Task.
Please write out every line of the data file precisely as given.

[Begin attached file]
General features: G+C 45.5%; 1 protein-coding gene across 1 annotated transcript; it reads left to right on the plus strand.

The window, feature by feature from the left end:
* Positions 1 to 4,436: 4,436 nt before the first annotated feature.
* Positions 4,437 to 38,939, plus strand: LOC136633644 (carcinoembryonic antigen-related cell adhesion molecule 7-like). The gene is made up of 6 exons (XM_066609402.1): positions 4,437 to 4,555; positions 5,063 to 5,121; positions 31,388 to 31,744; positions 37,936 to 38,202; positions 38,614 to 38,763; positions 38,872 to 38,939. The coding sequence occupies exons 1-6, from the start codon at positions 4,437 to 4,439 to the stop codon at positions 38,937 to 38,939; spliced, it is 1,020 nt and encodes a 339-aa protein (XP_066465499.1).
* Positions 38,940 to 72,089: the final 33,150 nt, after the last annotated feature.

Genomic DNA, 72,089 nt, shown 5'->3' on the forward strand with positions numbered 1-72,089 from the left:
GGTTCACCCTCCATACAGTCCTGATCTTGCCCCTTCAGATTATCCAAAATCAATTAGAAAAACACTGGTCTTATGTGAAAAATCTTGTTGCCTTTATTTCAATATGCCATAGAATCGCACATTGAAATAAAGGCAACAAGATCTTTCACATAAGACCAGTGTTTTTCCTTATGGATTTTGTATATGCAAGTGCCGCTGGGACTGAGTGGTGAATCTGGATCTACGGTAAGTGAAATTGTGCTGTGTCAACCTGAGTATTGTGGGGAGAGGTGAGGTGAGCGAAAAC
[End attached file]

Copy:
General features: G+C 45.5%; 1 protein-coding gene across 1 annotated transcript; it reads left to right on the plus strand.

The window, feature by feature from the left end:
* Positions 1 to 4,436: 4,436 nt before the first annotated feature.
* Positions 4,437 to 38,939, plus strand: LOC136633644 (carcinoembryonic antigen-related cell adhesion molecule 7-like). The gene is made up of 6 exons (XM_066609402.1): positions 4,437 to 4,555; positions 5,063 to 5,121; positions 31,388 to 31,744; positions 37,936 to 38,202; positions 38,614 to 38,763; positions 38,872 to 38,939. The coding sequence occupies exons 1-6, from the start codon at positions 4,437 to 4,439 to the stop codon at positions 38,937 to 38,939; spliced, it is 1,020 nt and encodes a 339-aa protein (XP_066465499.1).
* Positions 38,940 to 72,089: the final 33,150 nt, after the last annotated feature.

Genomic DNA, 72,089 nt, shown 5'->3' on the forward strand with positions numbered 1-72,089 from the left:
GGTTCACCCTCCATACAGTCCTGATCTTGCCCCTTCAGATTATCCAAAATCAATTAGAAAAACACTGGTCTTATGTGAAAAATCTTGTTGCCTTTATTTCAATATGCCATAGAATCGCACATTGAAATAAAGGCAACAAGATCTTTCACATAAGACCAGTGTTTTTCCTTATGGATTTTGTATATGCAAGTGCCGCTGGGACTGAGTGGTGAATCTGGATCTACGGTAAGTGAAATTGTGCTGTGTCAACCTGAGTATTGTGGGGAGAGGTGAGGTGAGCGAAAAC